As outlined in General McChrystal’s book, Team of Teams, traditional organizational models,  built on efficiency and optimizing predictable systems, can’t meet the current environment of greater complexity. The key is to become adaptable and resilient.

An Agile transformation focuses on rapid, unpredictable changes and complex inter-dependencies. Teams learn how to navigate the unexpected (even expect it) rather than seek to predict or control outcomes.

Successful Agile transformation gives a team, as well as an organization, the ability to rapidly reconfigure and respond to new threats or opportunities.

“Born” Agile vs. Agile Transformation

Some organizations launch with a foundation of Agile systems and beliefs like self-organizing teams, people over process, adaptation vs. “the way we’ve always done it,” performance in short iterations, etc. However, evolving into an Agile organization is very different because of the depth and scale at which deep change must take place.

The concept of ‘cultural debt’ highlights the effort needed to shift deeply-rooted beliefs and perceptions towards a new way of thinking and acting.

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Lead by Behavior

Leaders at all levels must demonstrate change and shifts in mindset and approach before others will follow and trust the change. Support through Agile coaching, training, shadowing, and mentoring support leaders in their evolution, demonstrating integrity and commitment as new learning and behavior is adopted throughout the organization.

Leaders who demonstrate agility foster agile organizations.

Reinforce & Acknowledge Change & Challenges

Anchoring growth and challenges are key to everyone learning and growing as a team versus a collection of individuals; a key Agile concept. Debriefing at milestones, calling out critical achievements, and highlighting moments for growth help reinforce desired change and solidify connections along the journey.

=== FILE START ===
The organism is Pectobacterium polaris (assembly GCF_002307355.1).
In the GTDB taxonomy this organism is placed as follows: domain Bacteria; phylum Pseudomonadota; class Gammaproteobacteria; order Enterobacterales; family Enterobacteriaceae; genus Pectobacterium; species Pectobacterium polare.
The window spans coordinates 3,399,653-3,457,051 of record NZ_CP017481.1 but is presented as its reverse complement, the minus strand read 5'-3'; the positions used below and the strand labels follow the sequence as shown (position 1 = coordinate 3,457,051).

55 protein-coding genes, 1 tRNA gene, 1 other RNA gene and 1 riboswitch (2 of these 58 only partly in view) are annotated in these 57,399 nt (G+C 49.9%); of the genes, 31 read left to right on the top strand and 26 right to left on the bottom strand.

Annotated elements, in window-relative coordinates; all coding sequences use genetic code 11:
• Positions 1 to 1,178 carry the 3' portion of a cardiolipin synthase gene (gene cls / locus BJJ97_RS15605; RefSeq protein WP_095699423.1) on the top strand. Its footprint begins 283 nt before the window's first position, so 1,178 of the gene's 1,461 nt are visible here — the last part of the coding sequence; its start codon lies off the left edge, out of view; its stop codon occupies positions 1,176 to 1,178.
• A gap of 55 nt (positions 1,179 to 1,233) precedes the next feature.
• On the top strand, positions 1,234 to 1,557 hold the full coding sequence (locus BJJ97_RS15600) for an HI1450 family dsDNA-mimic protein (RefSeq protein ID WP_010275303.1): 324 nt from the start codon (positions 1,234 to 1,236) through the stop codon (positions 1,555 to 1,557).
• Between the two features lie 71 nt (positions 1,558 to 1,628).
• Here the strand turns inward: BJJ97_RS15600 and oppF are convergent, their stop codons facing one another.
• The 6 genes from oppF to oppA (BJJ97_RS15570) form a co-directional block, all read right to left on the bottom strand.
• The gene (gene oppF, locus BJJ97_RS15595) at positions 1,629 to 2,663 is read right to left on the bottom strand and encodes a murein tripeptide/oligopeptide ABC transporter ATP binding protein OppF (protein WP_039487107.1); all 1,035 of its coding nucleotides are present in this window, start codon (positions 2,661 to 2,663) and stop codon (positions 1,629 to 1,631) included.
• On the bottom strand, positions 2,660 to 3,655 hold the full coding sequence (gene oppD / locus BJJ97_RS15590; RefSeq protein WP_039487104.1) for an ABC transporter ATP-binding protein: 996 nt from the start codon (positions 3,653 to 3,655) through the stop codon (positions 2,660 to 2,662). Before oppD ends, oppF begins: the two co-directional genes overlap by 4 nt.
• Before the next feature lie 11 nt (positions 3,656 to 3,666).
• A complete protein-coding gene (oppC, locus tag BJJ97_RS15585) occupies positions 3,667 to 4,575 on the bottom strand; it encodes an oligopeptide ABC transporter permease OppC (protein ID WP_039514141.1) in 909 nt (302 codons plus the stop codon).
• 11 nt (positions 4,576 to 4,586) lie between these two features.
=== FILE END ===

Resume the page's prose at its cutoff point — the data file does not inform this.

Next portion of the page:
Feedback from within and outside the organization (i.e. customers) encourages continuous awareness and improvement.

Shared Values Connected to Outcomes

Hallmarks of an Agile organization includes behavior that demonstrates shares values are present, including inclusivity, transparency, collaboration, commitment, curiosity, and courage.

Bringing process, systems, and people back to shared values gives Agile transformation sticking power for the longer-term, but only when it’s reflected from leadership and fortified with visible decisions and behavior.

Adopt, Adapt and Become More Agile

Adopting an Agile approach to how you work, behave, and think can radically change how organizations, and your customers, experience the value of products and services. Key to transformational success, however, is ensuring that mindset, behavior, and output reflect alignment and consistency over time.

John Vorchak
Author
John Vorchak
Director of Information Technology

John Vorchak, Director of Information Technology, joined SDLC Partners in July 2015. John is responsible for the technologies and infrastructure used to enable the organization.